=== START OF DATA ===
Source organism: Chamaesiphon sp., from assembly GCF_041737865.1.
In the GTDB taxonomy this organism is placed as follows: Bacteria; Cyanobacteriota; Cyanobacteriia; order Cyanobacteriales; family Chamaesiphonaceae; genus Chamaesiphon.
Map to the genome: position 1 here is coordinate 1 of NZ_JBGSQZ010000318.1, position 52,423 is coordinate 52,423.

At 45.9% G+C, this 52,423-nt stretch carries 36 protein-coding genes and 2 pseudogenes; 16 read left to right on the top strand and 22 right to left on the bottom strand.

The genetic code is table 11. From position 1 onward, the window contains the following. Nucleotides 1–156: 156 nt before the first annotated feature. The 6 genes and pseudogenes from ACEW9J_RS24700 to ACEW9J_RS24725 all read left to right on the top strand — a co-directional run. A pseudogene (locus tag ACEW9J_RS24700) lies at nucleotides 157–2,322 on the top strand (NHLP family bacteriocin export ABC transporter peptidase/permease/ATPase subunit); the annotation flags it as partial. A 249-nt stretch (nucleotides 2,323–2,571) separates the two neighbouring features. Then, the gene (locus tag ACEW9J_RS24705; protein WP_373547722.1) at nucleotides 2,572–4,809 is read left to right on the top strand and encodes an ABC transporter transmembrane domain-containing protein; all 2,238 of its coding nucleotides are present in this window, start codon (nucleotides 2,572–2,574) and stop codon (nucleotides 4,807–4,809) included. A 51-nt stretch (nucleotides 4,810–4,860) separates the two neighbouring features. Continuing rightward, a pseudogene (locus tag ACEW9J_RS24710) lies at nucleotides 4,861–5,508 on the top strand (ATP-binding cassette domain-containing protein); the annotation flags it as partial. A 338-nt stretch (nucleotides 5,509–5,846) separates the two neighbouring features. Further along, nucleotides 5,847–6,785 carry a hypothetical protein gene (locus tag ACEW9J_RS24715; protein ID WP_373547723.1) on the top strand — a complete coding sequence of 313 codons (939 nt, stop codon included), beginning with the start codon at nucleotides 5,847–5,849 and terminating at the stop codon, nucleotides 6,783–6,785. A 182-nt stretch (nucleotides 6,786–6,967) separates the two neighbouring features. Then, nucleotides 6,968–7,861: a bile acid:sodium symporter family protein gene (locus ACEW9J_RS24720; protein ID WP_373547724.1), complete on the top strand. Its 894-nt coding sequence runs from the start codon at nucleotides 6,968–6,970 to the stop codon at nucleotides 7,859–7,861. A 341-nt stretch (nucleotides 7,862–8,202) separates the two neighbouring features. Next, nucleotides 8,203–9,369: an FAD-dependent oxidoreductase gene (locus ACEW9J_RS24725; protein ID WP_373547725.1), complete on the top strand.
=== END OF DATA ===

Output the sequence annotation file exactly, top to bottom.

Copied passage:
Source organism: Chamaesiphon sp., from assembly GCF_041737865.1.
In the GTDB taxonomy this organism is placed as follows: Bacteria; Cyanobacteriota; Cyanobacteriia; order Cyanobacteriales; family Chamaesiphonaceae; genus Chamaesiphon.
Map to the genome: position 1 here is coordinate 1 of NZ_JBGSQZ010000318.1, position 52,423 is coordinate 52,423.

At 45.9% G+C, this 52,423-nt stretch carries 36 protein-coding genes and 2 pseudogenes; 16 read left to right on the top strand and 22 right to left on the bottom strand.

The genetic code is table 11. From position 1 onward, the window contains the following. Nucleotides 1–156: 156 nt before the first annotated feature. The 6 genes and pseudogenes from ACEW9J_RS24700 to ACEW9J_RS24725 all read left to right on the top strand — a co-directional run. A pseudogene (locus tag ACEW9J_RS24700) lies at nucleotides 157–2,322 on the top strand (NHLP family bacteriocin export ABC transporter peptidase/permease/ATPase subunit); the annotation flags it as partial. A 249-nt stretch (nucleotides 2,323–2,571) separates the two neighbouring features. Then, the gene (locus tag ACEW9J_RS24705; protein WP_373547722.1) at nucleotides 2,572–4,809 is read left to right on the top strand and encodes an ABC transporter transmembrane domain-containing protein; all 2,238 of its coding nucleotides are present in this window, start codon (nucleotides 2,572–2,574) and stop codon (nucleotides 4,807–4,809) included. A 51-nt stretch (nucleotides 4,810–4,860) separates the two neighbouring features. Continuing rightward, a pseudogene (locus tag ACEW9J_RS24710) lies at nucleotides 4,861–5,508 on the top strand (ATP-binding cassette domain-containing protein); the annotation flags it as partial. A 338-nt stretch (nucleotides 5,509–5,846) separates the two neighbouring features. Further along, nucleotides 5,847–6,785 carry a hypothetical protein gene (locus tag ACEW9J_RS24715; protein ID WP_373547723.1) on the top strand — a complete coding sequence of 313 codons (939 nt, stop codon included), beginning with the start codon at nucleotides 5,847–5,849 and terminating at the stop codon, nucleotides 6,783–6,785. A 182-nt stretch (nucleotides 6,786–6,967) separates the two neighbouring features. Then, nucleotides 6,968–7,861: a bile acid:sodium symporter family protein gene (locus ACEW9J_RS24720; protein ID WP_373547724.1), complete on the top strand. Its 894-nt coding sequence runs from the start codon at nucleotides 6,968–6,970 to the stop codon at nucleotides 7,859–7,861. A 341-nt stretch (nucleotides 7,862–8,202) separates the two neighbouring features. Next, nucleotides 8,203–9,369: an FAD-dependent oxidoreductase gene (locus ACEW9J_RS24725; protein ID WP_373547725.1), complete on the top strand.